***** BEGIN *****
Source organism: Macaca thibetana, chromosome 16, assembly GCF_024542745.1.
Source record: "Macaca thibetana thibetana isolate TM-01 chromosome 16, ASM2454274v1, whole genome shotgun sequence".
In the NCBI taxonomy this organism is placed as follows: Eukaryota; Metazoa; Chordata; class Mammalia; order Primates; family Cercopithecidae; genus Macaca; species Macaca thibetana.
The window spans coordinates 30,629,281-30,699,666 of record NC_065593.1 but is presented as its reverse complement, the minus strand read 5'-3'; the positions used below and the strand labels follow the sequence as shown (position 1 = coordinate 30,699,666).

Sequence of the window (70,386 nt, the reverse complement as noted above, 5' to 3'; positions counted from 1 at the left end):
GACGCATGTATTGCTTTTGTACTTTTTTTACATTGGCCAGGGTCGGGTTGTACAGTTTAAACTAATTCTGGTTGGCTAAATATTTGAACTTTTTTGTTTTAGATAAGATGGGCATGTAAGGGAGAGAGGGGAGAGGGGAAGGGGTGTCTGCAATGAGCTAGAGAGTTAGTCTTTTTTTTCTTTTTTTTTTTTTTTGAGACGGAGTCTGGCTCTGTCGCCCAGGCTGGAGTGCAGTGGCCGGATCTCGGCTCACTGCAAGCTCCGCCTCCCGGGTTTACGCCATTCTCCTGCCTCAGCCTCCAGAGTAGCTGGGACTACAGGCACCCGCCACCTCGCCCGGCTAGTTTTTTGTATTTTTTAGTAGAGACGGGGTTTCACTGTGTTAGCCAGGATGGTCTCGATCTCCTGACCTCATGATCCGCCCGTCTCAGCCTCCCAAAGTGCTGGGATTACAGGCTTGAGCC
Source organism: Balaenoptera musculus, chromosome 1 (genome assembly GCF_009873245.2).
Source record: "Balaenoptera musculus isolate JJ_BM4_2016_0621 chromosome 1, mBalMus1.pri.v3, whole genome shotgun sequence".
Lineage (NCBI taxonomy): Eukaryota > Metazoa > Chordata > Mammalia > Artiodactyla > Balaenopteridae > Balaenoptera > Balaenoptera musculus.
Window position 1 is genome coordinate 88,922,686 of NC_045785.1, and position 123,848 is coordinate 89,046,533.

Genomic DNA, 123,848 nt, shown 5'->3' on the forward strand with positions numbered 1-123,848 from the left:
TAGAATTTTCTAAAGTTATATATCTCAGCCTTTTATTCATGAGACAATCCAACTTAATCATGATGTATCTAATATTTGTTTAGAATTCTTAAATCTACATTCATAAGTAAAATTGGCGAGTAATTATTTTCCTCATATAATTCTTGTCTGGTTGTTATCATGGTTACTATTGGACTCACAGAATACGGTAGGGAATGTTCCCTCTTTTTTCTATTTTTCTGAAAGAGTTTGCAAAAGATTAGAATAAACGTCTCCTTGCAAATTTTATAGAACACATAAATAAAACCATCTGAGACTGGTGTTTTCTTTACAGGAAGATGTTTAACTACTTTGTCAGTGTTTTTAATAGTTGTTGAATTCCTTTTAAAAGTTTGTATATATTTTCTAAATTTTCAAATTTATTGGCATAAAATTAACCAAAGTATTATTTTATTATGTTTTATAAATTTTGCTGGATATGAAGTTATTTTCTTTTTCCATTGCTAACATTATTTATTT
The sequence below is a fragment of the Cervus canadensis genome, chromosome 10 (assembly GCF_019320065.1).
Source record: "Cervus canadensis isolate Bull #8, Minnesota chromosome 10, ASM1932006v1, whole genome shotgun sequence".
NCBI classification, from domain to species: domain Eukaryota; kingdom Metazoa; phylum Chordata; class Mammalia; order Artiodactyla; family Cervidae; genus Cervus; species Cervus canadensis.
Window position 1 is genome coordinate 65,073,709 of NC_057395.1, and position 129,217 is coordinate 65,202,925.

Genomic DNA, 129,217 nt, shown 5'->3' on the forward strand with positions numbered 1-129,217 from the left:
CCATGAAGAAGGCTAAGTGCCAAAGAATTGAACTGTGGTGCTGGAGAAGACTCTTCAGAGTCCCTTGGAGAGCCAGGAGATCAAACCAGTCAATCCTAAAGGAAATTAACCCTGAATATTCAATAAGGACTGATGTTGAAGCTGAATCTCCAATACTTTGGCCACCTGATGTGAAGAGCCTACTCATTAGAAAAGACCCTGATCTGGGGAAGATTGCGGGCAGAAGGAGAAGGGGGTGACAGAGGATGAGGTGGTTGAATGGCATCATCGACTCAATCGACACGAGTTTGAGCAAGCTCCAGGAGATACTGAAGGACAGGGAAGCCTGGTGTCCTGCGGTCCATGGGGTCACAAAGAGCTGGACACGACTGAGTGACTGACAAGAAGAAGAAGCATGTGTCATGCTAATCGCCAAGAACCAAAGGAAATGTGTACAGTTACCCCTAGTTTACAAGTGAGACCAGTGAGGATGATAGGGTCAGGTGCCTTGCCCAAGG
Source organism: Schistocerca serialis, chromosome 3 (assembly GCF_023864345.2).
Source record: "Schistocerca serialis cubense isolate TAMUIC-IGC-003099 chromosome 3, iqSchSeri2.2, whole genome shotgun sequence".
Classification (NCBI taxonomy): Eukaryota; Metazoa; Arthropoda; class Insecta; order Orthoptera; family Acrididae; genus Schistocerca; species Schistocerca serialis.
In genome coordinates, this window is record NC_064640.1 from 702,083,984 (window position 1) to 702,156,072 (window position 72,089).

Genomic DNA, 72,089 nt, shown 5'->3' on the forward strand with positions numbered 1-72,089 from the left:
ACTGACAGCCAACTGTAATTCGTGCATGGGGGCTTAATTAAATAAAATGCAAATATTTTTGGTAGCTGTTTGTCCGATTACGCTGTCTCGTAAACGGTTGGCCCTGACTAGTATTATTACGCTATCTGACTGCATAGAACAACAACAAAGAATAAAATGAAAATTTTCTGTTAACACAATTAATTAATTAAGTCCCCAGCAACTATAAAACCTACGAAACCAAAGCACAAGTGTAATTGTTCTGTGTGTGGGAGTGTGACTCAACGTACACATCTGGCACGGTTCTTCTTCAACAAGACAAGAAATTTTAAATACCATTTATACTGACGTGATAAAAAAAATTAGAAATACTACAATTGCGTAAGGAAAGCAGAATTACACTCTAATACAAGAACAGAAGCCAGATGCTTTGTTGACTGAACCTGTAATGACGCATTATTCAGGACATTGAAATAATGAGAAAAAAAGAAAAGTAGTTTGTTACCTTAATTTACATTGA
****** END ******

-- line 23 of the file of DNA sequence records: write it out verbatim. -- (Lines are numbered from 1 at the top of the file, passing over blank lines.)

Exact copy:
Genomic DNA, 72,089 nt, shown 5'->3' on the forward strand with positions numbered 1-72,089 from the left: